- The Washington Times - Saturday, August 3, 2002

Eleven years after its defeat in the Persian Gulf war, Iraq's military forces are smaller but more potent because of secret stockpiles of chemical and biological weapons.
The Iraqi military, made up mostly of ground forces and air power, has some 375,000 troops, 2,200 tanks and 3,700 armored vehicles along with 2,400 major artillery weapons, according to military analysts.
The Iraqi air force has about 300 combat aircraft that could be put into action.
But it is Iraq's arsenal of chemical and biological weapons, and possibly nuclear arms, that has raised concerns among war planners in the Pentagon.
Retired Air Force Brig. Gen. David Baker, a Persian Gulf war veteran, said Iraq's use of chemical or biological weapons is a "wild card" in any military planning by the United States.
"Clearly, this is a concern of the military," said Gen. Baker. "The threat is real and has to be a factor in any combat operations. If the president decides to use military action in Iraq, then that is a factor that has to be considered."
Iraq might be a far easier opponent than its force strengths indicate, said Anthony H. Cordesman, a military analyst with the Center for Strategic and International Studies. "But it also is potentially a very serious military opponent indeed."
Mr. Cordesman told a Senate hearing Wednesday it is foolish to think that military action against Iraq by U.S.-led forces would be "a cakewalk or a speed bump or something that you can dismiss."
"Despite the Gulf war, and the loss of some 40 percent of its army and air force order of battle, Iraq remains the most effective military power in the Gulf," Mr. Cordesman said.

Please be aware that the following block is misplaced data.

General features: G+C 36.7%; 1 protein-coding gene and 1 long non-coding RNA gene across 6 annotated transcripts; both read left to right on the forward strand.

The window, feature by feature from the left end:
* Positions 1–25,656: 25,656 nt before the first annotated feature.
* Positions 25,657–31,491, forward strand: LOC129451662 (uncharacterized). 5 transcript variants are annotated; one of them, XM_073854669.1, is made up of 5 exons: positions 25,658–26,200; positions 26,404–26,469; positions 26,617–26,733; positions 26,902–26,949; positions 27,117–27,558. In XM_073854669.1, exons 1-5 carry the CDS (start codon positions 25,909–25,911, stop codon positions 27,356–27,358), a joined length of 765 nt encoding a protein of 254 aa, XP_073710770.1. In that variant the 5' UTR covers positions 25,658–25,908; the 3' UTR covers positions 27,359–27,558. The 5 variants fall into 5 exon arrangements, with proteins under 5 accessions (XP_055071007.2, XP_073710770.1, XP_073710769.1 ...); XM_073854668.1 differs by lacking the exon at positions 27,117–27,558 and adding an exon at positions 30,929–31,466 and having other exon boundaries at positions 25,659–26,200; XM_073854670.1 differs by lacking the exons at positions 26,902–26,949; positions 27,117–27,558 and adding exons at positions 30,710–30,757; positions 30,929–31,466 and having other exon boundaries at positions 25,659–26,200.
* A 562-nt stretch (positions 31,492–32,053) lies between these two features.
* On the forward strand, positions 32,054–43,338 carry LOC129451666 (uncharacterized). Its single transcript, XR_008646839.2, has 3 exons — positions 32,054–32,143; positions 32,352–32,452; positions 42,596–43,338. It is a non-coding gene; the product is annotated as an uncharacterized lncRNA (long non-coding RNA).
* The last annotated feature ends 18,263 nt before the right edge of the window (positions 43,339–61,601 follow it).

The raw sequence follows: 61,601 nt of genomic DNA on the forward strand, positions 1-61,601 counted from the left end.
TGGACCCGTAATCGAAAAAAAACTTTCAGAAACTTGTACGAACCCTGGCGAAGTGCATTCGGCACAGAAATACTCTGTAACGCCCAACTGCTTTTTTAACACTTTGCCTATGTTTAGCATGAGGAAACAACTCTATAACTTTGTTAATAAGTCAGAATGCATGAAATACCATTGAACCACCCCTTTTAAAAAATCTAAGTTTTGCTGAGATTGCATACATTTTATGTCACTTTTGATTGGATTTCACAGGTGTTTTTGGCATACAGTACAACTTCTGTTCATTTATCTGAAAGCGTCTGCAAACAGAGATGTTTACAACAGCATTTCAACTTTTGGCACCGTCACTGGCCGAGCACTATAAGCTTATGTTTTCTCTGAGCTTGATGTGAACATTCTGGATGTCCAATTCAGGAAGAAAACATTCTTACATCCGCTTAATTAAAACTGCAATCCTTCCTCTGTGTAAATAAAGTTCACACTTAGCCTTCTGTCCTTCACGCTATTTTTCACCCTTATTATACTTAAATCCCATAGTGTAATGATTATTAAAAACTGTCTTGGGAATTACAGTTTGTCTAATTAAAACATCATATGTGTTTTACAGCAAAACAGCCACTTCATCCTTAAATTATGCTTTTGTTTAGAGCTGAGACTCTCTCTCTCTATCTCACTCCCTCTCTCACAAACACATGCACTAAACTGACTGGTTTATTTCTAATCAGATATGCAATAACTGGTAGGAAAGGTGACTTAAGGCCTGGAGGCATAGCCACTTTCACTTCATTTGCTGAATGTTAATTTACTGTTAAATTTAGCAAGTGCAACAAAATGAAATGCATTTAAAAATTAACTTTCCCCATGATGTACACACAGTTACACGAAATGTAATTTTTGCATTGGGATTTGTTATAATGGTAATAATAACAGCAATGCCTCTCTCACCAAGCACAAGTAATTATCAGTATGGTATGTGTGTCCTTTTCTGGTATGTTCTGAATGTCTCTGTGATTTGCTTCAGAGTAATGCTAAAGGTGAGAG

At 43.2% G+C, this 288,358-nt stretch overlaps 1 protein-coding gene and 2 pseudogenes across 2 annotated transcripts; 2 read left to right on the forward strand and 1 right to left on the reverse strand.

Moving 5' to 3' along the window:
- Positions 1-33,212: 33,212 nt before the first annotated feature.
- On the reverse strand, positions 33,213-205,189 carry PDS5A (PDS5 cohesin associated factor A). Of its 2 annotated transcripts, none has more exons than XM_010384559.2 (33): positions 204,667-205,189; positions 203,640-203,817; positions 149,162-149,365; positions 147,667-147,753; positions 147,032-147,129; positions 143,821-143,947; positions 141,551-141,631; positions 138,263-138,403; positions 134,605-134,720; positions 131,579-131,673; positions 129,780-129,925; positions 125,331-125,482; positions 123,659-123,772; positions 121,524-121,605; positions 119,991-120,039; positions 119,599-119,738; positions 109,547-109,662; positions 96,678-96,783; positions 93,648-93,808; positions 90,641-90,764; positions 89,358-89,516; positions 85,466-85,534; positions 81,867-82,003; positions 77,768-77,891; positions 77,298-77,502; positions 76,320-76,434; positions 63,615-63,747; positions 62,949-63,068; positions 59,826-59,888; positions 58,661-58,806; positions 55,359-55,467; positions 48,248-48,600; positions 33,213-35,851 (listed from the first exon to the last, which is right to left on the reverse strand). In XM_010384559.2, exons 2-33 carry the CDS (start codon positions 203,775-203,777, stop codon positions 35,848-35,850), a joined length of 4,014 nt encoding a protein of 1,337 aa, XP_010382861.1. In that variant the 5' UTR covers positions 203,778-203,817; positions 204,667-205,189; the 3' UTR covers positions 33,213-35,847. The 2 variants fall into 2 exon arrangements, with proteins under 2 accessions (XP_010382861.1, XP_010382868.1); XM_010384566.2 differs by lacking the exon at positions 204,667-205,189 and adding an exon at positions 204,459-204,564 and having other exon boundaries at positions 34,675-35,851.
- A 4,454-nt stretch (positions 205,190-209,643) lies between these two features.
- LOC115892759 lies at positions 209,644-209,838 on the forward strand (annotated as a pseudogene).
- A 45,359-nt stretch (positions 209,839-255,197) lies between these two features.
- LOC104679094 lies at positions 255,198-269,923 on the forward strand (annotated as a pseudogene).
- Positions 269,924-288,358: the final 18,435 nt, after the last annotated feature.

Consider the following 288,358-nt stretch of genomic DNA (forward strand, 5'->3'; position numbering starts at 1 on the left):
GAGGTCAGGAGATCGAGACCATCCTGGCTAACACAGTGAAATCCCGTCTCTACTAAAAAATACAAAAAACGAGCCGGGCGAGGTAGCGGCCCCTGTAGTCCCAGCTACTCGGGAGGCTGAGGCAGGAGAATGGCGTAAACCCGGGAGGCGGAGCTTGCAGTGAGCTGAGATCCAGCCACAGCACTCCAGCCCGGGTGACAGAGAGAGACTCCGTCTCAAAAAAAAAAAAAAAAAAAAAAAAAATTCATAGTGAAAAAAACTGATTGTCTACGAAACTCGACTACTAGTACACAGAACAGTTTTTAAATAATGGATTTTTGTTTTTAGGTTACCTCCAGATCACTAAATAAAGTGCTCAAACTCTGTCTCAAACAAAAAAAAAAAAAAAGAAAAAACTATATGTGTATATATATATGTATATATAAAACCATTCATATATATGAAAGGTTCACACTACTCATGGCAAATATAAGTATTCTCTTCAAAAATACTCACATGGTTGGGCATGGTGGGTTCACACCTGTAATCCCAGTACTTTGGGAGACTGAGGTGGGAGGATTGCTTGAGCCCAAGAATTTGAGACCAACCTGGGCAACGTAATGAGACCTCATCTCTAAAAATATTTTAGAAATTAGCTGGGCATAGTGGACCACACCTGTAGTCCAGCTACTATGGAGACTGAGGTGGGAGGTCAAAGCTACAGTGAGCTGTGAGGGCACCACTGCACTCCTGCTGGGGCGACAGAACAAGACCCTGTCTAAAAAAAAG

The Bush administration is pushing to oust Saddam Hussein by means of an internal revolt or by military action, although no timetable has been set.
President Bush said Thursday he is willing to use force against Iraq, telling reporters, "we're looking at all options, the use of all tools."
The arms embargo and a lack of spare parts has limited Saddam's ability to sustain a long military campaign, Mr. Cordesman said.
"Iraq has demonstrated that it can still carry out significant ground-force exercises and fly relatively high sortie rates," he said. "It has not, however, demonstrated training patterns that show its army has consistent levels of training, can make effective use of combined arms above the level of some individual brigades, or has much capability for joint land-air operations.
"It has not demonstrated that it can use surface-to-air missiles in a well-organized way as a maneuvering force to cover its deployed land forces."
The key forces for Saddam are his two Republican Guard corps, which are better-equipped and trained than regular units. The International Institute for Strategic Studies estimates that Iraq has six Republican Guard divisions of up to 10,000 troops each, plus four Special Republican Guard brigades of up to 2,500 troops each.
Defense officials have said any military action against Iraq would target these Republican Guard units, believed to be the units that keep Saddam in power. Elimination of the guard would pave the way for an opposition military force or for a military coup against the Iraqi leader.